Founder of Journalism Department at the University of Iowa, WWI Intelligence Officer, U.S. Foreign service officer, Public Relations–Standard Oil Company, Founder Public Relations Society of America, U.S. Information Agency: People-to-People International
Born on a farm in Dallas County, Iowa, on March 23, 1891, Conger Reynolds grew up in the small town of Dexter, Iowa, graduating high school with the class of 1908.
While Reynolds’ lived in Dexter, the town’s population was between 607 (1890 Census) and 795 (1900, which was Dexter’s heyday).
He worked for a farmer during the summer, then ran a sweetcorn mixer and a cooker in the Dexter canning factory to get started at Drake University.
Transferring to the University of Iowa, he sold stereoscopic pictures door to door by bicycle, waited tables in Iowa City, and sold magazines in rural areas on a horse. He graduated Phi Beta Kappa in 1912.
His first job was as a reporter with The Des Moines Register and Leader, then with the editorial staff of The Register and Tribune.
Reynolds returned to the University of Iowa to become publicity director, and also taught journalism and English. While there he helped found the Journalism Department.
The Great War broke out during that time, so he enlisted and was assigned to military intelligence in France, and later to the press section.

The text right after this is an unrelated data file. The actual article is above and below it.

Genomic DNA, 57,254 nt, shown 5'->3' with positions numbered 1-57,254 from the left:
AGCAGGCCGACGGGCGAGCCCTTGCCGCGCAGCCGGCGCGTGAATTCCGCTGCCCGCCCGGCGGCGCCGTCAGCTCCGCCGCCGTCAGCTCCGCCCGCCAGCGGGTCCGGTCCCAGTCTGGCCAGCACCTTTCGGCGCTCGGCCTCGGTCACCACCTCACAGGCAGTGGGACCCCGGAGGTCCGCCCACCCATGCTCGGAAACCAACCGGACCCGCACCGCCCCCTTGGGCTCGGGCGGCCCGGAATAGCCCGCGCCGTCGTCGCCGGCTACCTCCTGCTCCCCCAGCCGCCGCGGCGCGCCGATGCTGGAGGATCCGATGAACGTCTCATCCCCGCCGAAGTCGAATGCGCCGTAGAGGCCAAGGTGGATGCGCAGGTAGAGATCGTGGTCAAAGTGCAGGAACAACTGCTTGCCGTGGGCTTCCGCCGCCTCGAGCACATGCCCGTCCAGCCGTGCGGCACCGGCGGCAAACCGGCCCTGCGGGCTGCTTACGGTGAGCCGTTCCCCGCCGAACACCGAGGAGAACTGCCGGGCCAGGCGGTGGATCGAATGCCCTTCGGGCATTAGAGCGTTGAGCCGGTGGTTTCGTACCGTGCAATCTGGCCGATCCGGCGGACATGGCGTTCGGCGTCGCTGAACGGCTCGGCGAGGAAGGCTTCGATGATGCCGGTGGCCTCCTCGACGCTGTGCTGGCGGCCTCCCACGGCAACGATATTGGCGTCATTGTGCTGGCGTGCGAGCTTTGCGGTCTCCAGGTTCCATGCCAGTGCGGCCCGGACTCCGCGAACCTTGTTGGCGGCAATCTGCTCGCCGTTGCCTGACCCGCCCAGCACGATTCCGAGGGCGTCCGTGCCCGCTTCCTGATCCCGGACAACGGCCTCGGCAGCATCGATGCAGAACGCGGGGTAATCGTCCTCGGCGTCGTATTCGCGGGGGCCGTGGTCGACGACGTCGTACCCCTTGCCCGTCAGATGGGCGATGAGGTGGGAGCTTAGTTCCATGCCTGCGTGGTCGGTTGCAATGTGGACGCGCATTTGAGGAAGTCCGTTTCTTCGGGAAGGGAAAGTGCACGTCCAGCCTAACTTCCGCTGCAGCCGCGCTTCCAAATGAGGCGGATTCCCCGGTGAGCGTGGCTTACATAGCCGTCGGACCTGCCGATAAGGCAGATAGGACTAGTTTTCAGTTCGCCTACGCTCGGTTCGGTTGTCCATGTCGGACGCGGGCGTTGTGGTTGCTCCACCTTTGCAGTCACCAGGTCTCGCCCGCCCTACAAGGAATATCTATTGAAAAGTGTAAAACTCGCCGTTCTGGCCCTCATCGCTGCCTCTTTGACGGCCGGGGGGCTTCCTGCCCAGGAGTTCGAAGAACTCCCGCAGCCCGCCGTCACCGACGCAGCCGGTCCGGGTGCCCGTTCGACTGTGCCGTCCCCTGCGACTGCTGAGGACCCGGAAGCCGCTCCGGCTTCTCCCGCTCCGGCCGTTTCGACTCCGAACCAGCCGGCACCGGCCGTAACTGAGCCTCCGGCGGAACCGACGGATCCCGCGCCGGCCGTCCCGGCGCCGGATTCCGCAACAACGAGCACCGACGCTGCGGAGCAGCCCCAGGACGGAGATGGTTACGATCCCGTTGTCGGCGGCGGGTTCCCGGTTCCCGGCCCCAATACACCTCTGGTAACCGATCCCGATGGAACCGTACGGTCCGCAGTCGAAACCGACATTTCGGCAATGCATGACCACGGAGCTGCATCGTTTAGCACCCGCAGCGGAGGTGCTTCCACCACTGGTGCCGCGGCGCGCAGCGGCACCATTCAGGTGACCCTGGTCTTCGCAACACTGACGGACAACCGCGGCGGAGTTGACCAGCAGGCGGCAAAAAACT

“All dispatches and mail articles had to be submitted to censors and passed by them before they would be allowed passage by cable or mail,” he later wrote. “I still have the rubber stamp with which I passed hundreds or thousands of articles before putting its impression on the final sheet and writing my name and rank across it.”
The stamp was recently donated to the Dexter Museum by his granddaughter, Linda Lyon.
After the war Reynolds remained in France as managing editor of The Chicago Tribune, Paris edition.
In 1922, he was assigned vice-consul to Halifax, Nova Scotia for two years, then vice-consul and later consul in Stuttgart, Germany, specializing in trade promotion.
In 1929, Reynolds became the director of public relations for the Standard Oil Company, from which he retired in 1955. He also helped found the Public Relations Society of America.
Moving to Washington, DC, he joined the US Information Agency as director of the Office of Private Cooperation. There he worked with the Eisenhower administration to launch the People-to-People International program which was designed to promote international understanding. He worked in this capacity until 1961, when he finally did in fact retire. Conger Reynolds died in 1971.
The papers of Conger Reynolds have been collected by the University of Iowa, documenting the remarkable life and career of a man who grew up in an Iowa town of fewer than 800 people.
The Dexter Museum has a small display about Conger Reynolds as well as a notebook.
Conger Reynolds’ father was John Quincy Adams Reynolds (1844-1930), a Civil War veteran (Co A, 12th Ind. Cavalry) who moved to Iowa in 1867.
Although Conger and Daphne Reynolds are buried in San Diego, California, his parents (John Quincy Adams Reynolds and Sarah Emily (Pugh) Reynolds) are buried at Dexter.
Sarah Emily Pugh. Before marriage she taught at Guthrie Switch (now Menlo).
[…] Lyon, granddaughter of Conger Reynolds, has donated his photos, papers, and items to the Dexter Museum. His 100-year-old censor stamp from […]
[…] of the workers there in 1908 was Dexter graduate Conger Reynolds, who ran a sweetcorn mixer, and later a cooker. “Streams of sweet corn that had been removed […]